But in this instance, rather than fully investigate why Jacksonville can’t keep its promises across the broad scope of unfunded liabilities that are Jacksonville city politics and the neoliberal ideology that created them, the Times Union has curiously chosen simply to scapegoat the head of the Police and Fire Pension Fund and leave it at that, with what one prominent citizen and even critic of PFPF has called “tabloid” journalism.

Yet the largest failure in the community conversation as a whole about Jacksonville’s “pension debt,” has been a complete and utter lack of exposition of those on the other side of the table from John Keane during those negotiations. I mean, wait a minute:  there are signed contracts. (Jax Police _ Fire Pension Fund001 (2))Who signed them and why?  What was their thinking at the time? (Jax Police _ Fire Pension Fund001 (1)) We’ve got literally nothing on this aspect of the crisis from the Times-Union–yet multiple mayors and past council presidents have signed off on agreements. “But how can this be?” you ask?  I haven’t a clue.  Past agreements were in fact negotiated settlements of unfunded debt going back decades–all of which mounted into a fiscal crisis triggered by the Great Recession.  Don’t like those benefits?? Well, where did they come from and why were they approved multiple times?  Nada. My theory: If the TU would have fully explored these aspects of the crisis, it would have been much more difficult to demonize the participants. 

Of course, a much more compelling explanation for the current crisis is the fact that the City of Jacksonville has chronically under-funded its overall civic infrastructure and operating budget with an inadequate millage rate–therein failing to pay for the promises made by elected officials over many years. The combination of already extremely low property taxation, a laissez-faire attitude about mounting pension debt, and the dramatic market crash of 2008, all exploded the unfunded liability.  Had the City not lived on a knife-edge with pathologically-low millage rates across multiple decades, the crisis would be nowhere near as bad as it is today.  Comparatively lower property values in Jacksonville also did not help and would justify a higher millage relative to the benefits promised. Just look at the record of cuts and the above graph produced by Jacksonville’s own mayor, John Peyton.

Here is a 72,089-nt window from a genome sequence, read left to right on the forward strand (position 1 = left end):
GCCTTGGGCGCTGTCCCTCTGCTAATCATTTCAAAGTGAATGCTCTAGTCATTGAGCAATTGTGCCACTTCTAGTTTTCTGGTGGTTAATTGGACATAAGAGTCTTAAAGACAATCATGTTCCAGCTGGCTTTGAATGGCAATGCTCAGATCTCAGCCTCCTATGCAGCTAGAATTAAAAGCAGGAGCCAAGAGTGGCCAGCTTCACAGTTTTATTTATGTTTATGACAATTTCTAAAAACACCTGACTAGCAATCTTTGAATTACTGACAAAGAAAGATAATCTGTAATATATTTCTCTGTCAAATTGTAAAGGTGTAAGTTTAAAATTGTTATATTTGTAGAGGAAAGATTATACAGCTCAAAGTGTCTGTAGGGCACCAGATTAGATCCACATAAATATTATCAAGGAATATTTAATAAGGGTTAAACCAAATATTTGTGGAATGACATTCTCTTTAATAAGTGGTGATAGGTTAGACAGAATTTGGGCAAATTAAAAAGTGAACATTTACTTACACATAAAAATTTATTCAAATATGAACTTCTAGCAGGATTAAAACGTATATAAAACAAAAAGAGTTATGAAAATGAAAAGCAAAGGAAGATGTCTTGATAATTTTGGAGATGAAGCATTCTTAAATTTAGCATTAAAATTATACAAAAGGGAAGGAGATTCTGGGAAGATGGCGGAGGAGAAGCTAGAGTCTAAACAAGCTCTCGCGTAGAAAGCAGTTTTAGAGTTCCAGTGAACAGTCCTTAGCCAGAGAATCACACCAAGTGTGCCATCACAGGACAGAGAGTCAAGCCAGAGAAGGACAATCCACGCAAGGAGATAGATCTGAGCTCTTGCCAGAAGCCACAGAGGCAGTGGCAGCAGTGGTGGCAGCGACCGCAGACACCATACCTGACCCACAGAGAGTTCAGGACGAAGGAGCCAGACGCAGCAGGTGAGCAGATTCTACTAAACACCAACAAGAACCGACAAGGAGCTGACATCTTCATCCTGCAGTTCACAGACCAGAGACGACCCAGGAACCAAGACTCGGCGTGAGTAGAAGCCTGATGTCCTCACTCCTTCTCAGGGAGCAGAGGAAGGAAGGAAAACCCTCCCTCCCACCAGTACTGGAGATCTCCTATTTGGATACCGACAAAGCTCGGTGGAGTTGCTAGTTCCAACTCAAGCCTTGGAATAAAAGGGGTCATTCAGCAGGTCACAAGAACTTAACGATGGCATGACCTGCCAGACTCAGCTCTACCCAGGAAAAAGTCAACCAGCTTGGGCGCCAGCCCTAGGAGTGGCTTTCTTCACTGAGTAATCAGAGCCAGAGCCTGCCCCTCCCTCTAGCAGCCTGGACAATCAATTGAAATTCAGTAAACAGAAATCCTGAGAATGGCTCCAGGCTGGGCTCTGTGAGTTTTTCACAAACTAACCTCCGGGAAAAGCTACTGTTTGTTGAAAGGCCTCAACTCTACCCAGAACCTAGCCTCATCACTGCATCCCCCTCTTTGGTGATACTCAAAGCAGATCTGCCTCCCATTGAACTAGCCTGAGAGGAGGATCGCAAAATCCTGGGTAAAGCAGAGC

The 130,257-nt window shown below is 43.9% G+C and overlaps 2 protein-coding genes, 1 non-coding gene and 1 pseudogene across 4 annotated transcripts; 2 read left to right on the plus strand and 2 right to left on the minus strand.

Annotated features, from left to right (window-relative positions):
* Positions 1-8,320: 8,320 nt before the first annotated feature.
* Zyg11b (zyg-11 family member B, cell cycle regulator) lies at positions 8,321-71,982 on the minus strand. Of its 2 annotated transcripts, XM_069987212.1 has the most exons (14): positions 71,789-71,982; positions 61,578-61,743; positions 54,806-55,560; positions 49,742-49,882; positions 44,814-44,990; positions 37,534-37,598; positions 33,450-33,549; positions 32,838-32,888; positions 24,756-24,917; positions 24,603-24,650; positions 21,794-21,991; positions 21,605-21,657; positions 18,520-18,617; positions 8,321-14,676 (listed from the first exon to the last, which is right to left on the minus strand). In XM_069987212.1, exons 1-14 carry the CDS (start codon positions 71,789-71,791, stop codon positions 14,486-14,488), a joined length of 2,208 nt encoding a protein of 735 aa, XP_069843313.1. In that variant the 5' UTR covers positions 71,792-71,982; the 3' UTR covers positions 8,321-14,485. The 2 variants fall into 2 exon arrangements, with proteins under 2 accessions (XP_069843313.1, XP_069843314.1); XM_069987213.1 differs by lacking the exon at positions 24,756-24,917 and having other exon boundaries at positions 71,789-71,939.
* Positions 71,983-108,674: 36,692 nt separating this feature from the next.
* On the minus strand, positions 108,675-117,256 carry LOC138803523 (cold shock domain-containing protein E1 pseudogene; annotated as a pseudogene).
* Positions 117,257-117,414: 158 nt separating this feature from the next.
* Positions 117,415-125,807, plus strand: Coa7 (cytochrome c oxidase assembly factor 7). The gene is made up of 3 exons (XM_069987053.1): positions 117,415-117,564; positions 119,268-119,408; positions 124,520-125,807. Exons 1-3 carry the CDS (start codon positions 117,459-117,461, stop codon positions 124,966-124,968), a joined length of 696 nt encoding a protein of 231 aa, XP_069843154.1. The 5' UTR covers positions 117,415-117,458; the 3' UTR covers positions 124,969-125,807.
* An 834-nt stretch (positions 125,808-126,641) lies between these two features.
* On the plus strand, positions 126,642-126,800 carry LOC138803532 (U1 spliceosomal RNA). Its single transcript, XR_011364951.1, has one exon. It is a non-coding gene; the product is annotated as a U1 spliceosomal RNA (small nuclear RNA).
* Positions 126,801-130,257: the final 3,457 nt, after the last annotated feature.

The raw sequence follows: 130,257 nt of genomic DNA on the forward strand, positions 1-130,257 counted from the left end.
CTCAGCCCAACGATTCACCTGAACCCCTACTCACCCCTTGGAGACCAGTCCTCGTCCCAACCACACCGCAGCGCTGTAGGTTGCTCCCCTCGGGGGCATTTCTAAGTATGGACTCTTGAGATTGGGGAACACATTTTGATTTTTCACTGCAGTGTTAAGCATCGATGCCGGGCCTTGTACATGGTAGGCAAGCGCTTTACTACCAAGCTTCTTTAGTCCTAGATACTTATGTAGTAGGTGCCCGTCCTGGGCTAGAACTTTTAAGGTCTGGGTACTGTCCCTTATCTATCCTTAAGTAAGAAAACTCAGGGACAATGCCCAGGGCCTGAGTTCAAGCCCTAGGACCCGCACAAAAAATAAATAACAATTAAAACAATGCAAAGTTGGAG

While the city’s PFPF pension liability is a whopping $1.65 billion, the General Employees Pension fund also has a liability of ~$400+ million (or more), while insolvency problems also exist with the Correctional Officers Pension Fund. In addition, a federal lawsuit involving employees excluded from participation in the city’s pension process has added potential liabilities of another $500 million.  Needless to say, the city’s pension problems extend well beyond the PFPF.  Yet where is the coverage on the problem as a whole? $400 million here, $500 million there, pretty soon you’re talking about a lot of money.  While the Times-Union repeatedly characterizes Jacksonville’s “pension crisis” as that of the $1.65 billion Police and Fire Pension Fund–it clearly extends well beyond that, involving a lot more taxpayer money than that. It’s more like a near $2.5  – 3.0+ billion dollar pension liability, not $1.65 billion. All three funds are insolvent, not just the PFPF. THAT is the story. Or at least it should be. But no. Also, the average pension received by a retired member of PFPF is only about $50,000 (Jax Police _ Fire Pension Fund001 (2)).

Meanwhile, a new proposal (fully negotiated in the sunshine??) has emerged involving further leveraging debt with JEA, which has it’s own unfunded pension liability (largely unexplored by the Times-Union) as part of the General Employees fund, in hopes of securing a “funding source” for a $400 million gap to secure the deal.  Borrowing from Peter to pay Paul.

Finally, amid much gnashing of teeth about securing a “funding source” why can’t local leaders embrace the obvious answer–a millage increase?  For the same reason we are in this crisis in the first place:  the neoliberal lie that tax cuts shrink government.  Good government shrinks government.  Unfortunately, that’s not what we’ve got here.

I urge Jacksonville’s leadership to look at the data (if not the news coverage) and responsibly raise the city’s millage rate. Cops and teachers form the fabric of what is real community. If you want to have community, you need to support it.